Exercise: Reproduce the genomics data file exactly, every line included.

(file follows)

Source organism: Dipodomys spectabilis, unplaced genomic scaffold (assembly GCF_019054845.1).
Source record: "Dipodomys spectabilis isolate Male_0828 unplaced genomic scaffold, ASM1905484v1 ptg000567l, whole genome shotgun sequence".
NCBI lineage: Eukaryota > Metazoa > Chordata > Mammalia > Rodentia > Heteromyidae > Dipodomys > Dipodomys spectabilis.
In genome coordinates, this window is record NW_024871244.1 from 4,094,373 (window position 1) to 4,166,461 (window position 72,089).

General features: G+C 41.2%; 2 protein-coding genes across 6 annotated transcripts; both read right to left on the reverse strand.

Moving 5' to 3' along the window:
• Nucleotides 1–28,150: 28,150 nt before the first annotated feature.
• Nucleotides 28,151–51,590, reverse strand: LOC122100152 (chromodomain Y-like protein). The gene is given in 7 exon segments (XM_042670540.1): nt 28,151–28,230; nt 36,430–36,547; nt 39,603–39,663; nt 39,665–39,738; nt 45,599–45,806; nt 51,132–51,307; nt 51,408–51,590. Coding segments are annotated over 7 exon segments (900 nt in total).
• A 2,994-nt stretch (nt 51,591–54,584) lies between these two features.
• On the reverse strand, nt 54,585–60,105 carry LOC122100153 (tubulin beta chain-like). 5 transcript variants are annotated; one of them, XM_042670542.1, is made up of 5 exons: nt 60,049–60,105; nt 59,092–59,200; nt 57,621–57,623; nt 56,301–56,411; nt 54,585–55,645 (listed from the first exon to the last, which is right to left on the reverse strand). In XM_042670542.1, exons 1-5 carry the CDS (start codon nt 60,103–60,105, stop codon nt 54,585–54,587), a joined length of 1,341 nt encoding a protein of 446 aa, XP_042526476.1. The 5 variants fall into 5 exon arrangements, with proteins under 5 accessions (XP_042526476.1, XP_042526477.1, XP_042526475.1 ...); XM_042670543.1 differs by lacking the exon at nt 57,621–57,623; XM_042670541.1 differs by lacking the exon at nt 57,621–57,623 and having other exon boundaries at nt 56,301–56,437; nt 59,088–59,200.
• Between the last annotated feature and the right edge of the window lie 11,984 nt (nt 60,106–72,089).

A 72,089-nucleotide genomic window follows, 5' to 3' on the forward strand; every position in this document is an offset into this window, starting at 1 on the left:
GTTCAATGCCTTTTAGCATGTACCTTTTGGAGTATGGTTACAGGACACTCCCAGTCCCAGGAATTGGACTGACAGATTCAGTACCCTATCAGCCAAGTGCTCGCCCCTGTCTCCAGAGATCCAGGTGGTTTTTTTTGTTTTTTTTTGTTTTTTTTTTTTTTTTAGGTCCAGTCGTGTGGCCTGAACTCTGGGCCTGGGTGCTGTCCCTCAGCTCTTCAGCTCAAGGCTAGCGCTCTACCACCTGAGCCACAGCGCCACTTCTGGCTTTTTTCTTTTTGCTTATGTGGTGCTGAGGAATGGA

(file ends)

Source organism: Dipodomys spectabilis, unplaced genomic scaffold (assembly GCF_019054845.1).
Source record: "Dipodomys spectabilis isolate Male_0828 unplaced genomic scaffold, ASM1905484v1 ptg000567l, whole genome shotgun sequence".
NCBI lineage: Eukaryota > Metazoa > Chordata > Mammalia > Rodentia > Heteromyidae > Dipodomys > Dipodomys spectabilis.
In genome coordinates, this window is record NW_024871244.1 from 4,094,373 (window position 1) to 4,166,461 (window position 72,089).

General features: G+C 41.2%; 2 protein-coding genes across 6 annotated transcripts; both read right to left on the reverse strand.

Moving 5' to 3' along the window:
• Nucleotides 1–28,150: 28,150 nt before the first annotated feature.
• Nucleotides 28,151–51,590, reverse strand: LOC122100152 (chromodomain Y-like protein). The gene is given in 7 exon segments (XM_042670540.1): nt 28,151–28,230; nt 36,430–36,547; nt 39,603–39,663; nt 39,665–39,738; nt 45,599–45,806; nt 51,132–51,307; nt 51,408–51,590. Coding segments are annotated over 7 exon segments (900 nt in total).
• A 2,994-nt stretch (nt 51,591–54,584) lies between these two features.
• On the reverse strand, nt 54,585–60,105 carry LOC122100153 (tubulin beta chain-like). 5 transcript variants are annotated; one of them, XM_042670542.1, is made up of 5 exons: nt 60,049–60,105; nt 59,092–59,200; nt 57,621–57,623; nt 56,301–56,411; nt 54,585–55,645 (listed from the first exon to the last, which is right to left on the reverse strand). In XM_042670542.1, exons 1-5 carry the CDS (start codon nt 60,103–60,105, stop codon nt 54,585–54,587), a joined length of 1,341 nt encoding a protein of 446 aa, XP_042526476.1. The 5 variants fall into 5 exon arrangements, with proteins under 5 accessions (XP_042526476.1, XP_042526477.1, XP_042526475.1 ...); XM_042670543.1 differs by lacking the exon at nt 57,621–57,623; XM_042670541.1 differs by lacking the exon at nt 57,621–57,623 and having other exon boundaries at nt 56,301–56,437; nt 59,088–59,200.
• Between the last annotated feature and the right edge of the window lie 11,984 nt (nt 60,106–72,089).

A 72,089-nucleotide genomic window follows, 5' to 3' on the forward strand; every position in this document is an offset into this window, starting at 1 on the left:
GTTCAATGCCTTTTAGCATGTACCTTTTGGAGTATGGTTACAGGACACTCCCAGTCCCAGGAATTGGACTGACAGATTCAGTACCCTATCAGCCAAGTGCTCGCCCCTGTCTCCAGAGATCCAGGTGGTTTTTTTTGTTTTTTTTTGTTTTTTTTTTTTTTTTAGGTCCAGTCGTGTGGCCTGAACTCTGGGCCTGGGTGCTGTCCCTCAGCTCTTCAGCTCAAGGCTAGCGCTCTACCACCTGAGCCACAGCGCCACTTCTGGCTTTTTTCTTTTTGCTTATGTGGTGCTGAGGAATGGA